AirlineTotal SeatsFirst/Business Class CabinMain/ Economy Cabin
SeatsLayoutSeatsLayout
Lufthansa90222-2682-2
SAS880882-2
American Airlines7692-123 + 4412-2
Delta Airlines76122-120 + 4422-2
Endeavor76122-120 + 4432-2
Skywest76122-120 + 4442-2
PSA76122-1642-2

1 Main Cabin Extra and Main Cabin
2 Economy Plus and Economy
3 Premium Class and Main Cabin
4 Premium Economy and Economy

Customers and Orders

By the end of June 2022, the E175 had achieved a total of 848 firm orders and there have been 705 deliveries, with a backlog of 143 aircraft. The E175 is the most successful member of the E-Jet family (E170, E175, E190, and E195), with the E175 making up 42% of the total 2,000 E-Jet orders by the end of June 2022. 

The 4 biggest operators fly the E175 under contract to the major US airlines (American Airlines, United Airlines, Delta, Alaska Airlines, etc.) and the aircraft fly in the liveries of the contracting airlines. The E175’s current top 10 operators are shown in the graph below:

Embraer E175 Top Operators

Bombardier produced 491 CRJ-900s. It’s interesting to note that there are three airlines that are in both lists of the current top ten operators of the E175 and the CRJ-900 – Air Canada (Jazz Aviation), Mesa Airlines, and Skywest USA.

The CRJ-900’s current top 10 operators are shown in the graph below:

Bombardier CRJ-900 Top Operators

Embraer 175 vs. Bombardier CRJ-900: Summary

The CRJ-900 and the E175 were market competitors. Is one better than the other? That’s hard to decide because both have their own very strong points. The CRJ-900’s potential 90-seat capacity exceeds the E175’s maximum of 78 seats. However, to counter this, the Embraer 175 has a slightly more spacious fuselage and so offers a more comfortable journey for passengers.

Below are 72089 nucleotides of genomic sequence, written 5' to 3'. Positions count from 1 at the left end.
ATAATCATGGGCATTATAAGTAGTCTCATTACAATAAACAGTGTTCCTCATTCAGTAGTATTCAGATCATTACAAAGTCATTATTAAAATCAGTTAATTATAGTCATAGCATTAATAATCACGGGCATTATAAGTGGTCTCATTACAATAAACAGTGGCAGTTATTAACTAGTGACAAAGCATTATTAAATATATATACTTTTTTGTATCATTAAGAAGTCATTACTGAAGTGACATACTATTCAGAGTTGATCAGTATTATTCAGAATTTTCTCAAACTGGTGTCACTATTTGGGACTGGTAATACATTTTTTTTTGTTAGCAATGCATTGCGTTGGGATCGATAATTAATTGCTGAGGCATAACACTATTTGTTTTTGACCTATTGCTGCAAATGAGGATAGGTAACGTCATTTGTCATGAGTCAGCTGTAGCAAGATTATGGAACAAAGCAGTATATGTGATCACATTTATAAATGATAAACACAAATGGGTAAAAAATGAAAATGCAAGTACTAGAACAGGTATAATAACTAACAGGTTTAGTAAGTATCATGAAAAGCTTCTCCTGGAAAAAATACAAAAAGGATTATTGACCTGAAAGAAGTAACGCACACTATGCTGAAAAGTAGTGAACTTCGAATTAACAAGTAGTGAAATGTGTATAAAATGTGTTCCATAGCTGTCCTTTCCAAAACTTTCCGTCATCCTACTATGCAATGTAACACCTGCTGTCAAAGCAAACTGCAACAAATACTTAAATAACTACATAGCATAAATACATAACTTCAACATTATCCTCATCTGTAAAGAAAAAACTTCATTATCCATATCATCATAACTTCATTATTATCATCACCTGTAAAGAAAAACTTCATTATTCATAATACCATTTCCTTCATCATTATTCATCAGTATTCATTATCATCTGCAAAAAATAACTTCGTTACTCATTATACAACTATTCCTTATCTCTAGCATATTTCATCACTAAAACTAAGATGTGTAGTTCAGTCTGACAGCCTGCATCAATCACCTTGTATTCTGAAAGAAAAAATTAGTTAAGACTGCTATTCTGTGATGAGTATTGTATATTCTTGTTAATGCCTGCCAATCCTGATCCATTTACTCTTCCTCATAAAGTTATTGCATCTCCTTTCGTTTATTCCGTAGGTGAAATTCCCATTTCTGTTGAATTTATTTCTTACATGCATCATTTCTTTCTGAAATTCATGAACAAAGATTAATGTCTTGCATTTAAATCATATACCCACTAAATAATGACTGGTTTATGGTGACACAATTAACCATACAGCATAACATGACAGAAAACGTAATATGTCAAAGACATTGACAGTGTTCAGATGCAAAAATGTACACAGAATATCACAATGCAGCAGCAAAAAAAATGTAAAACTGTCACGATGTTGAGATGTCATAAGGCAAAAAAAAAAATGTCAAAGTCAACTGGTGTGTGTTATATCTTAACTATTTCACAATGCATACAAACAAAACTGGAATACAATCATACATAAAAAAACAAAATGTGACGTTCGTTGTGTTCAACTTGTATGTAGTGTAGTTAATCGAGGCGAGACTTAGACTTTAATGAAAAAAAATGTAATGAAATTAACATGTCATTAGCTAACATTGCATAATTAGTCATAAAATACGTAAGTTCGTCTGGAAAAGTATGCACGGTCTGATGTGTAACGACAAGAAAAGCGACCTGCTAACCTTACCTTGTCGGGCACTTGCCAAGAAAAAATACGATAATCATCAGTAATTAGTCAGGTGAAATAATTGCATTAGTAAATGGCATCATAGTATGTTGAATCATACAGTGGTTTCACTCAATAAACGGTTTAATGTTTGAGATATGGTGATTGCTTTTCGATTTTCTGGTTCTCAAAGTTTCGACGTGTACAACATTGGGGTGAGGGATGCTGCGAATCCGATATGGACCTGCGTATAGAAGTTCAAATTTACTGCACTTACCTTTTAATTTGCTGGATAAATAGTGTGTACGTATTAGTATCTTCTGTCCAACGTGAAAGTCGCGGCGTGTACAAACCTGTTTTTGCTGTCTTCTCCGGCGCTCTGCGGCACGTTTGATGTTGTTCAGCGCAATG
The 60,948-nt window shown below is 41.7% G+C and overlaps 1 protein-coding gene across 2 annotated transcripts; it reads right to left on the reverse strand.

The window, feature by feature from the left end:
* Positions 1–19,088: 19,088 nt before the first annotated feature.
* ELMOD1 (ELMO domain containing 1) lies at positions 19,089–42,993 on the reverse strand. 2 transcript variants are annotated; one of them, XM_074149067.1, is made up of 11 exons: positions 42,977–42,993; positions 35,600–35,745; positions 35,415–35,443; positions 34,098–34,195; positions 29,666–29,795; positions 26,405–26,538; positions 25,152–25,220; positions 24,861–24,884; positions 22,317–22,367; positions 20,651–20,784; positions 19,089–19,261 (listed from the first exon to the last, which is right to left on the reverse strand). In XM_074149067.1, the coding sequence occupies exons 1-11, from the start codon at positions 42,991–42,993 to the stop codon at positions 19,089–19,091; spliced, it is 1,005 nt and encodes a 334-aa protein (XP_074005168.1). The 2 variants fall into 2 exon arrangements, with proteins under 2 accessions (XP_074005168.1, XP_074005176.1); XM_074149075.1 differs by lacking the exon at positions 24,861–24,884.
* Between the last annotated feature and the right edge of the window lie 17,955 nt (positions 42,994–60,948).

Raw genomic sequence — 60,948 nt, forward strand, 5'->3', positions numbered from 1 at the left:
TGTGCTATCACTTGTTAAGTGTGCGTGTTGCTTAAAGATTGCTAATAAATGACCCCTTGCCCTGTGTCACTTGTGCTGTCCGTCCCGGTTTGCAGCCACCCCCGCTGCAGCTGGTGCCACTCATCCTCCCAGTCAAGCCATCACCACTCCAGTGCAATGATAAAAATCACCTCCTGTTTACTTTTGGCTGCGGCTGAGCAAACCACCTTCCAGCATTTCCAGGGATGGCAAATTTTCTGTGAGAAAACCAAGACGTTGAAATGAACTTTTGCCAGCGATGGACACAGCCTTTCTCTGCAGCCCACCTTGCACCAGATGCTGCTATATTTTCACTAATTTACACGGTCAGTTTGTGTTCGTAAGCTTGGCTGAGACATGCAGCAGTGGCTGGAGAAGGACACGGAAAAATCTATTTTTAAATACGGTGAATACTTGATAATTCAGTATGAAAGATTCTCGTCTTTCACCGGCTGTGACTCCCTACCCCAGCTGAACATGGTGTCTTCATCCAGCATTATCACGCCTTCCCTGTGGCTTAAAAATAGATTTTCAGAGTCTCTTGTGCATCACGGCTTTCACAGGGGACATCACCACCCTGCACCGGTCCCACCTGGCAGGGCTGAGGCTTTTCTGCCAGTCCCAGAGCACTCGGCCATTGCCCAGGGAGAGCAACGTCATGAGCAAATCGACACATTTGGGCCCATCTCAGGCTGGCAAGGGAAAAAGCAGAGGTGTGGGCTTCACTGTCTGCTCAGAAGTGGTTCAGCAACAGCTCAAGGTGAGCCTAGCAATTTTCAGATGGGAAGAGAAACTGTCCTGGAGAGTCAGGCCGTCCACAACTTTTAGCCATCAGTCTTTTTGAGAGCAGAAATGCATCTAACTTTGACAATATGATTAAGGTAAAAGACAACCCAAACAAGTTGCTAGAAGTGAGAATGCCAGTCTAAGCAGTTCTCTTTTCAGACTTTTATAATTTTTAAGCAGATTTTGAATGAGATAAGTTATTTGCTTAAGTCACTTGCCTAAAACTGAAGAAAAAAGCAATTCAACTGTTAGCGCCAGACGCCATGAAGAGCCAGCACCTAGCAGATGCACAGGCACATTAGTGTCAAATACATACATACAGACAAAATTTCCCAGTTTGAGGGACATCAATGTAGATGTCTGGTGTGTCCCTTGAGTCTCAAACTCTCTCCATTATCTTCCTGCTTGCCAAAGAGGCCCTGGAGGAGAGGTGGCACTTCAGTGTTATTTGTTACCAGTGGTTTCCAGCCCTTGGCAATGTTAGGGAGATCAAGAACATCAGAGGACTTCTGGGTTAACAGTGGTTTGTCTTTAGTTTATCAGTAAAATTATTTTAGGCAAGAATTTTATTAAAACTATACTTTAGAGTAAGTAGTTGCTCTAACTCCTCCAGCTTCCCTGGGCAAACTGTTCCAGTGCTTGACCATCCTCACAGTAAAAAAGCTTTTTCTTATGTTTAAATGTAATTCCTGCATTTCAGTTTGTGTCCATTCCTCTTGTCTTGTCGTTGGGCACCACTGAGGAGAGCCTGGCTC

The E175 generally also has better range capability, with only the CRJ-900LR achieving a range in excess of the original E175-STD model; and the range of the E175AR is around 700km longer than the CRJ-900 LR. However, both of these aircraft have proven very popular in the USA serving regional thin routes, connecting smaller airports to larger hub airports, and on many of these routes, the aircraft’s maximum range capability is not required.

Price-wise these two aircraft pretty well matched each other with list prices each around 46m USD. In terms of pure sales/orders, the E175 has been more successful than the CRJ-900.

1 thought on “Embraer E175 vs. Bombardier CRJ-900: How Do They Compare?”

Leave a Comment

Your email address will not be published.

Get Your FREE "Four Ways to Try Business Class Without Breaking the Bank" Guide

No, I am not going to tell you how to fly in first class and sip Dom Perignon for free…

But, I am going to introduce you to a couple of ways you can experiment with to try a business class flight without having to spend thousands of dollars.

How Can I Help You?